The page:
In an effort to ease the burden on consumers as gasoline prices reach record highs of $4 a gallon, Congress passed a measure last week demanding that the administration stop pulling oil off the market to fill the Strategic Petroleum Reserve. The same day, though, the Senate rejected legislation that would have opened up areas in the Outer Continental Shelf and the Arctic National Wildlife Refuge for oil drilling.
Republicans, such as Rep. Dan Burton, R-Ind., say the vote was a mistake because supply is directly tied to price. The only way the United States can affect supply is to increase domestic production, proponents of drilling argue, particularly after President Bush's request last week that Saudi Arabia release more oil onto the market resulted in only a small increase of 300,000 barrels per day.
"We have enough oil in this country to make ourselves almost energy-independent, and not one person has mentioned it," Burton said Thursday at a hearing on oil prices and national security in the House Foreign Affairs Committee. "We have to look at the realities of today, and the reality today is that we have untapped reserves that need to be drilled."
The United States currently produces 5 million barrels of oil a day and consumes 21 million barrels. According to the Energy Information Agency, the country had 21 billion barrels of crude oil in proven reserves at the end of 2006.
This represents a paltry 3 percent of total world oil reserves, Sen. Jeff Bingaman, D-N.M., said last week in a speech on the Senate floor opposing the initiative to allow more domestic drilling.
"So if we want to affect the price of oil … by increasing world supply, our ability to do so is limited," Bingaman said.
Even if the United States produced all the oil in its reserves, the power of the Organization of Petroleum Exporting Countries to alter production rates makes it impossible for Americans to change the amount on the market, said Anne Korin, co-director of the Institute for the Analysis of Global Security, a non-profit think tank that focuses on energy security.
"We drill more, they'll drill less," she told representatives at Thursday's hearing. "It will not affect supply. … We'll reduce our reserves, and prices will not go down."
OPEC has routinely limited supplies to increase prices in the past, Korin said, and continues to do so.
"OPEC, spearheaded by Saudi Arabia, is deliberately keeping oil supply tight to prop up prices," she said. "While non-OPEC production has doubled over the last 30 years … OPEC production today is virtually identical to its production 30 years ago, even as the global economy has grown and with it demand for oil."
In addition, OPEC has effectively removed 2.4 million barrels of oil per day from the market, Korin said. In 2007 Angola and Ecuador, which collectively produce 2.4 million bpd, joined the group. However, OPEC's overall production stayed the same, as other members decreased their production by the equivalent of the two new countries' contribution.
But some lawmakers aren't convinced.
"I do reject the idea that simply because we produce more, they'll produce less," said Rep. Dana Rohrabacher, R-Calif.
The country also has additional oil reserves that are not included in traditional estimates, which could change the equation, said Rep. Mike Pence, R-Ind.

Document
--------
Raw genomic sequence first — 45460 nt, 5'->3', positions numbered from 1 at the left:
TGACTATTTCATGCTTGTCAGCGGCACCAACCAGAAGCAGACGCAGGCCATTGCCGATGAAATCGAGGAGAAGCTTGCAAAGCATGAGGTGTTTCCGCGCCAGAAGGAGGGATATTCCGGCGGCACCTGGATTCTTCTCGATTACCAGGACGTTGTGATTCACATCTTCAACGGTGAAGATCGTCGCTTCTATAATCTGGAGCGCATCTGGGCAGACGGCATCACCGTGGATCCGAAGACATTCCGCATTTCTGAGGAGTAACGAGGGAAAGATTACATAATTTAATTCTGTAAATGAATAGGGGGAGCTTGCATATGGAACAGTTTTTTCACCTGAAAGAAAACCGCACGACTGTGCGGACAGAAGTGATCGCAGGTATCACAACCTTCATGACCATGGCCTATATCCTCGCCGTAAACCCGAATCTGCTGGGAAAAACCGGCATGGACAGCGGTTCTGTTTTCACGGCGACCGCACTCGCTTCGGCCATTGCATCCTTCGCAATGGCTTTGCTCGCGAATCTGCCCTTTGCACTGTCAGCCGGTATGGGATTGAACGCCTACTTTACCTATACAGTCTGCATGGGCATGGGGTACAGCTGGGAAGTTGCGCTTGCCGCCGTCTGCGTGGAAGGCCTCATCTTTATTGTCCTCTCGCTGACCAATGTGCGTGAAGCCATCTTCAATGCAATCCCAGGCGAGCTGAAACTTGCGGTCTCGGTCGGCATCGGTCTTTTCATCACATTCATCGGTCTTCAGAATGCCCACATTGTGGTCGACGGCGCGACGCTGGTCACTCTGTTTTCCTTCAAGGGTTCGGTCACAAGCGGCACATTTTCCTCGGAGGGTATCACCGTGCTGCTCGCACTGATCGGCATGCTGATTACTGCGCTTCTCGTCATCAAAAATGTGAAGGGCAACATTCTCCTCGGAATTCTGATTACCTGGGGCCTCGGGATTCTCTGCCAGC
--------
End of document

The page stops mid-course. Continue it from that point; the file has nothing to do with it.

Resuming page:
The United States has the world's largest known deposit of oil shale -- rock containing petroleum-like liquids -- largely on federal lands in Utah, Wyoming and Colorado. These rocks contain an estimated 1.23 trillion barrels of oil, according to the federal Bureau of Land Management, a section of the U.S. Department of the Interior.
"On what basis do we dismiss 110 years of (oil supply in) potential oil shale reserves?" Pence asked the witnesses at Thursday's hearing.
Several companies are trying to develop the resource, but it is more difficult to produce oil from shale than traditional reserves. The rock must be mined, crushed and heated, and then the resulting liquid has to be separated and collected. Despite these difficulties, the real obstacle preventing development lies in government regulations and opposition from environmentalists, said Jim Hansen, consultant for the Oil Shale Exploration Co., an Alabama-based company that hopes to produce oil from shale deposits in Utah.
"There are tons of regulations," said Hansen, a former U.S. congressman from Utah. "Just to cut the weeds, they want an environmental impact statement. And every time we get a permit, someone challenges it."
At a time of rising oil prices, Hansen said he doesn't understand why Congress and the rest of the country haven't welcomed the new technology.
"We feel we can produce it for about $52 per barrel," he told United Press International.
But that doesn't mean it will cost that much to buy the oil.
"We're not going to turn around and sell it for that," Hansen said. "We have to make a profit."
In the end, the problem is that U.S. policymakers often start with the supply side of the issue, instead of demand, said Joe Stanislaw, chief executive officer of The JAStanislaw Group, an advisory firm for investment in energy and technology.
"For example, if we in the United States had the average fuel economy of European cars, we could decrease our oil consumption between 2 million and 3 million barrels a day," Stanislaw told UPI.
High oil prices may turn out to have one positive effect as they spur Americans to finally change their energy consumption habits, Stanislaw said.
"We have a challenge on our hands," he said. "Why not see it as an opportunity to begin to change the thought process of Americans in relation to how we use energy?"
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